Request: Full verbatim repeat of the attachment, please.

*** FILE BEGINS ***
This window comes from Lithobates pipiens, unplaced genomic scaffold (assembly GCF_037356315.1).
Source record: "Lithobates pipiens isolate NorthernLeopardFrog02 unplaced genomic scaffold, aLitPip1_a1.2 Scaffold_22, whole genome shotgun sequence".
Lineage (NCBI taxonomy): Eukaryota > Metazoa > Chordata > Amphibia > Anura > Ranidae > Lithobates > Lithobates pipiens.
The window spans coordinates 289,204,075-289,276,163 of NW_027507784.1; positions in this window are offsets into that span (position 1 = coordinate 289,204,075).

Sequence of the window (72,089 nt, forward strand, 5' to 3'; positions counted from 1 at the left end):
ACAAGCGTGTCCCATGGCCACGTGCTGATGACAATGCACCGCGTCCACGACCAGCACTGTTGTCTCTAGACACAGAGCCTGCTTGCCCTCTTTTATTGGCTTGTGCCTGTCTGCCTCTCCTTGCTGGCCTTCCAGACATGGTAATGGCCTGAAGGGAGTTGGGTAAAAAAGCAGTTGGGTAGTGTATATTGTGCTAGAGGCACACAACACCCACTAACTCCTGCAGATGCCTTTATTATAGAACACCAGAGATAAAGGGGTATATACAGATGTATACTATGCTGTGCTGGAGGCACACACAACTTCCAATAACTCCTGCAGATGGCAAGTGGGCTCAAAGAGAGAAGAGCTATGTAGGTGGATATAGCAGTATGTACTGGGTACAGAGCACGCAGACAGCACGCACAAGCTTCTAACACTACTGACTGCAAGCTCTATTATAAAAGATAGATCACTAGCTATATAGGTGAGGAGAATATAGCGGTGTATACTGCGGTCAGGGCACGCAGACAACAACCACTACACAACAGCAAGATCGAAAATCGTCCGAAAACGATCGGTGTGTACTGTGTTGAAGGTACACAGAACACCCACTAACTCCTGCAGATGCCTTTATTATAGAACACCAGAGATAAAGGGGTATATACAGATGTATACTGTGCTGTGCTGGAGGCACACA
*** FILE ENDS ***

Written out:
This window comes from Lithobates pipiens, unplaced genomic scaffold (assembly GCF_037356315.1).
Source record: "Lithobates pipiens isolate NorthernLeopardFrog02 unplaced genomic scaffold, aLitPip1_a1.2 Scaffold_22, whole genome shotgun sequence".
Lineage (NCBI taxonomy): Eukaryota > Metazoa > Chordata > Amphibia > Anura > Ranidae > Lithobates > Lithobates pipiens.
The window spans coordinates 289,204,075-289,276,163 of NW_027507784.1; positions in this window are offsets into that span (position 1 = coordinate 289,204,075).

Sequence of the window (72,089 nt, forward strand, 5' to 3'; positions counted from 1 at the left end):
ACAAGCGTGTCCCATGGCCACGTGCTGATGACAATGCACCGCGTCCACGACCAGCACTGTTGTCTCTAGACACAGAGCCTGCTTGCCCTCTTTTATTGGCTTGTGCCTGTCTGCCTCTCCTTGCTGGCCTTCCAGACATGGTAATGGCCTGAAGGGAGTTGGGTAAAAAAGCAGTTGGGTAGTGTATATTGTGCTAGAGGCACACAACACCCACTAACTCCTGCAGATGCCTTTATTATAGAACACCAGAGATAAAGGGGTATATACAGATGTATACTATGCTGTGCTGGAGGCACACACAACTTCCAATAACTCCTGCAGATGGCAAGTGGGCTCAAAGAGAGAAGAGCTATGTAGGTGGATATAGCAGTATGTACTGGGTACAGAGCACGCAGACAGCACGCACAAGCTTCTAACACTACTGACTGCAAGCTCTATTATAAAAGATAGATCACTAGCTATATAGGTGAGGAGAATATAGCGGTGTATACTGCGGTCAGGGCACGCAGACAACAACCACTACACAACAGCAAGATCGAAAATCGTCCGAAAACGATCGGTGTGTACTGTGTTGAAGGTACACAGAACACCCACTAACTCCTGCAGATGCCTTTATTATAGAACACCAGAGATAAAGGGGTATATACAGATGTATACTGTGCTGTGCTGGAGGCACACA